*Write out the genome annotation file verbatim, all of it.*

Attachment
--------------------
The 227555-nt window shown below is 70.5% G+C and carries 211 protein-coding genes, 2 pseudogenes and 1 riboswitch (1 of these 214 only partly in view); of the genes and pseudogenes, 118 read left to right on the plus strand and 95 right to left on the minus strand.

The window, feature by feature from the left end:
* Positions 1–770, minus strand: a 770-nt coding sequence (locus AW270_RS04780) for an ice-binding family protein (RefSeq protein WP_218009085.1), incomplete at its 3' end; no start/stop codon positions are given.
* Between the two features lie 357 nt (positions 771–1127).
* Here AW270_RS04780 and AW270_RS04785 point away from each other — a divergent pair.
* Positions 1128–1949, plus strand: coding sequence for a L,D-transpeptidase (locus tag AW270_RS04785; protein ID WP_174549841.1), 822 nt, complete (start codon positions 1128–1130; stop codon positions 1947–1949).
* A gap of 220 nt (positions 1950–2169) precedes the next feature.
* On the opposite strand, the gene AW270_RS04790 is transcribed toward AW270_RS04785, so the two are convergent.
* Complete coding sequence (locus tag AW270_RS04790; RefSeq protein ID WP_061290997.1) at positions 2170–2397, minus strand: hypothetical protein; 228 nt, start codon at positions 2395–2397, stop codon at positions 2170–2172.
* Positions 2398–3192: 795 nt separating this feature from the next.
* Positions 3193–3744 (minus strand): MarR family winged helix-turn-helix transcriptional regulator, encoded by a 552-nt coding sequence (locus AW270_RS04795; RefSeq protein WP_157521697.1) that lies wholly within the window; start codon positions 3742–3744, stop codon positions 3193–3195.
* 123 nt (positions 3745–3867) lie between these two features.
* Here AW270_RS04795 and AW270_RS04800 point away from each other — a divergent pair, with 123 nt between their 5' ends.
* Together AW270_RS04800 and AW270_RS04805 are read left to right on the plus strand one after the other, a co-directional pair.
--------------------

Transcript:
The 227555-nt window shown below is 70.5% G+C and carries 211 protein-coding genes, 2 pseudogenes and 1 riboswitch (1 of these 214 only partly in view); of the genes and pseudogenes, 118 read left to right on the plus strand and 95 right to left on the minus strand.

The window, feature by feature from the left end:
* Positions 1–770, minus strand: a 770-nt coding sequence (locus AW270_RS04780) for an ice-binding family protein (RefSeq protein WP_218009085.1), incomplete at its 3' end; no start/stop codon positions are given.
* Between the two features lie 357 nt (positions 771–1127).
* Here AW270_RS04780 and AW270_RS04785 point away from each other — a divergent pair.
* Positions 1128–1949, plus strand: coding sequence for a L,D-transpeptidase (locus tag AW270_RS04785; protein ID WP_174549841.1), 822 nt, complete (start codon positions 1128–1130; stop codon positions 1947–1949).
* A gap of 220 nt (positions 1950–2169) precedes the next feature.
* On the opposite strand, the gene AW270_RS04790 is transcribed toward AW270_RS04785, so the two are convergent.
* Complete coding sequence (locus tag AW270_RS04790; RefSeq protein ID WP_061290997.1) at positions 2170–2397, minus strand: hypothetical protein; 228 nt, start codon at positions 2395–2397, stop codon at positions 2170–2172.
* Positions 2398–3192: 795 nt separating this feature from the next.
* Positions 3193–3744 (minus strand): MarR family winged helix-turn-helix transcriptional regulator, encoded by a 552-nt coding sequence (locus AW270_RS04795; RefSeq protein WP_157521697.1) that lies wholly within the window; start codon positions 3742–3744, stop codon positions 3193–3195.
* 123 nt (positions 3745–3867) lie between these two features.
* Here AW270_RS04795 and AW270_RS04800 point away from each other — a divergent pair, with 123 nt between their 5' ends.
* Together AW270_RS04800 and AW270_RS04805 are read left to right on the plus strand one after the other, a co-directional pair.